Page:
Phone: 01273 475500
In the UK the highest suicide rate is indicated to be amongst men aged 45-49 but suicide rates for women in this age group are also noted to have increased. And suicide is recognised as the biggest killer of young people with 759 young people from the UK and Republic of Ireland taking their own lives in 2018.
Mental healthcare organisations and the personnel who work in them have onerous responsibilities toward those in their care. They need to ensure that environments are safe and don’t present any opportunities for patients to self-harm or attempt suicide.
A significant proportion of suicides take place as a result of impulsive actions using whatever means are immediately available, without pause for reflection. It is for this reason that the National Suicide Prevention Strategy for England (2002) states that the likely ligature points in mental health services environments should be removed or covered up.
The term ’ligature’ refers to an item or items (rope, string or cord-like) that can be used to cause strangulation. Ligature strangulation doesn’t require suspension of the human body and can therefore be achieved from low level ligature points. A ligature point is formed anywhere that a ligature can potentially be attached.
Hanging is the most common method of suicide used by mental health patients. And the most commonly used forms of ligature are belts, sheets and towels. But it’s important to be aware that almost any item of clothing, along with things like shoelaces, curtains or bandages, and electrical cables (including mobile phone charger cables, etc.), can potentially be used to create a ligature. The most commonly used ligature points on hospital wards are doors, hooks or handles and windows. But again it’s vitally important to be aware of all potential ligature points in any space used by vulnerable people.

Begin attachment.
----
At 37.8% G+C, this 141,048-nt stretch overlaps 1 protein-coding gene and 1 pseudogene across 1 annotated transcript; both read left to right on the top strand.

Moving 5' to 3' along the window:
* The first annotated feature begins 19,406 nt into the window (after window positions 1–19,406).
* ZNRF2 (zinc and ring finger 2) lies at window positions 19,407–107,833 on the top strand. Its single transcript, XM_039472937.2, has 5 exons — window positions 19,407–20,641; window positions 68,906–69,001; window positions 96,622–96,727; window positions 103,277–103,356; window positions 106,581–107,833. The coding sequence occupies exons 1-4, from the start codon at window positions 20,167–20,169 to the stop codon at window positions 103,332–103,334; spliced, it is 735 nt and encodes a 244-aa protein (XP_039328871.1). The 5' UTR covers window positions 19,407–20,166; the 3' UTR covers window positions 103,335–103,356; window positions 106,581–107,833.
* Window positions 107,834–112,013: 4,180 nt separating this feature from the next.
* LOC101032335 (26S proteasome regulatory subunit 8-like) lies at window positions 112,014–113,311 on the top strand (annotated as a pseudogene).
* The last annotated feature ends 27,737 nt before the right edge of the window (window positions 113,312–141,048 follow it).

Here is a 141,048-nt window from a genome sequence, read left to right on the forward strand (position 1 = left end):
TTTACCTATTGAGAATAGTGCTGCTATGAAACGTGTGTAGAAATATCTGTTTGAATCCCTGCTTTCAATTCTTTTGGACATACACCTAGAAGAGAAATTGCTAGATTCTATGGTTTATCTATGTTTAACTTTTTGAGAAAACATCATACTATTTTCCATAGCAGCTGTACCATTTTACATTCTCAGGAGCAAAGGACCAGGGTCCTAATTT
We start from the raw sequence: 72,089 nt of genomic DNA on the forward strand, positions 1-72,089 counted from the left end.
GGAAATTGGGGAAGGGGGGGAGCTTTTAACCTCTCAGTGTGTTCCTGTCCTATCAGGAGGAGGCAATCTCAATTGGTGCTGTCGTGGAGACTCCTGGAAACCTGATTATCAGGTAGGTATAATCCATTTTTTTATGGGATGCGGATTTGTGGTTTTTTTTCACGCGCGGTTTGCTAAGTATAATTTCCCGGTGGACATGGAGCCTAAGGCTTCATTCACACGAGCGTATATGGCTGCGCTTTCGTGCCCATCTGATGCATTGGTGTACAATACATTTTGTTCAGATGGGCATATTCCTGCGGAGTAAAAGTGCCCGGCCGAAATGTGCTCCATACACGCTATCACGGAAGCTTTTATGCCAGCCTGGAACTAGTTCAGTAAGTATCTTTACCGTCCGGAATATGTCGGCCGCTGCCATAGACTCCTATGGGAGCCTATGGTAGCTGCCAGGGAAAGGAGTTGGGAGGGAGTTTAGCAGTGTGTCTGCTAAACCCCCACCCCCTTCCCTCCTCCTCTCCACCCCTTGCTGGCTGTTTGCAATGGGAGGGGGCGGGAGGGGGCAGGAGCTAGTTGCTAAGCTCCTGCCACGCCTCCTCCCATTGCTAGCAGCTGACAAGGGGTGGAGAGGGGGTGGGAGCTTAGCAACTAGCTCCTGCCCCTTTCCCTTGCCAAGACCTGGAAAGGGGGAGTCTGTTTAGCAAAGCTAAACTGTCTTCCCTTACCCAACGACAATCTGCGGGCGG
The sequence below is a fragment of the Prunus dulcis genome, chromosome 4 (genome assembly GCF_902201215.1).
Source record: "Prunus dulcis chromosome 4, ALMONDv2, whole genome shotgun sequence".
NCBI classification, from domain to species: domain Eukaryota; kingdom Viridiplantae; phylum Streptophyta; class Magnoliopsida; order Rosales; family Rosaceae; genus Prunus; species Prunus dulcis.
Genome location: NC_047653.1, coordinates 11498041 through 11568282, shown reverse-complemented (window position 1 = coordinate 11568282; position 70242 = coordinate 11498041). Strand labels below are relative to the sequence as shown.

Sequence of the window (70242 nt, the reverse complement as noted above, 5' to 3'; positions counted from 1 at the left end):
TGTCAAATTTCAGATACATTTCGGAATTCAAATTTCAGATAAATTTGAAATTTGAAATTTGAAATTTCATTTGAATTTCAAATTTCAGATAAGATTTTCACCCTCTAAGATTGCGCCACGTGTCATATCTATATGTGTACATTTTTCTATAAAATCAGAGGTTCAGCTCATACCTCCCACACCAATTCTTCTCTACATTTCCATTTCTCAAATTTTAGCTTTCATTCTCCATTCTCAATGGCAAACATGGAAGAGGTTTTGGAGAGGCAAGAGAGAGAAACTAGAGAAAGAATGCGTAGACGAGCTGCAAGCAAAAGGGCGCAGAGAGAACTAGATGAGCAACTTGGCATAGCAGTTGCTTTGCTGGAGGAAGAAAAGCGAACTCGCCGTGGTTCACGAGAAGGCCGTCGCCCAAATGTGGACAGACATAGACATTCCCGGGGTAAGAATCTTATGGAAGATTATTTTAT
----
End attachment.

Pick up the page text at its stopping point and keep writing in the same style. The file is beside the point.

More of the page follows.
Anti-ligature products are designed to promote patient safety by reducing risks. Products are specifically designed to avoid offering any potential ligature points where a cord, belt or other form of ligature can be attached.
Anti ligature mirrors are a good example of practical but considerate product design. Convex ceiling or wall mirrors are commonly used to improve all-round visibility with half-dome and quarter-dome versions fitting neatly into right-angles between walls and ceilings. These institutional mirrors meet stringent Home Office, the Prison Service and Police standards and are therefore widely used in police stations, prisons, secure hospitals and psychiatric facilities. Importantly, when installed, any gaps between mirrors and surfaces need to be blocked with an anti-pick sealant to avoid gaps which could potentially be used as ligature points. And the fixing screws should also be covered with anti-pick sealant to prevent tampering.
By carrying out thorough ligature risk assessment and carefully selecting appropriate anti-ligature products, environments can be made far safer and less likely to invite impulsive suicide attempts.
If you have any questions regarding creating safe environments and anti-ligature mirrors remember that we are here to help. Give us a call on 01273 475500 and we’ll give you some free, expert advice.
This message was added on Thursday 16th January 2020
Hints and Tips (to make you safer)
News and Trends
Products / Reviews / Comparisons
Tackling Safety & Security Threats
June 2021 (1 post)
May 2021 (1 post)
April 2020 (1 post)
January 2020 (1 post)
September 2019 (4 posts)
November 2017 (2 posts)
May 2017 (1 post)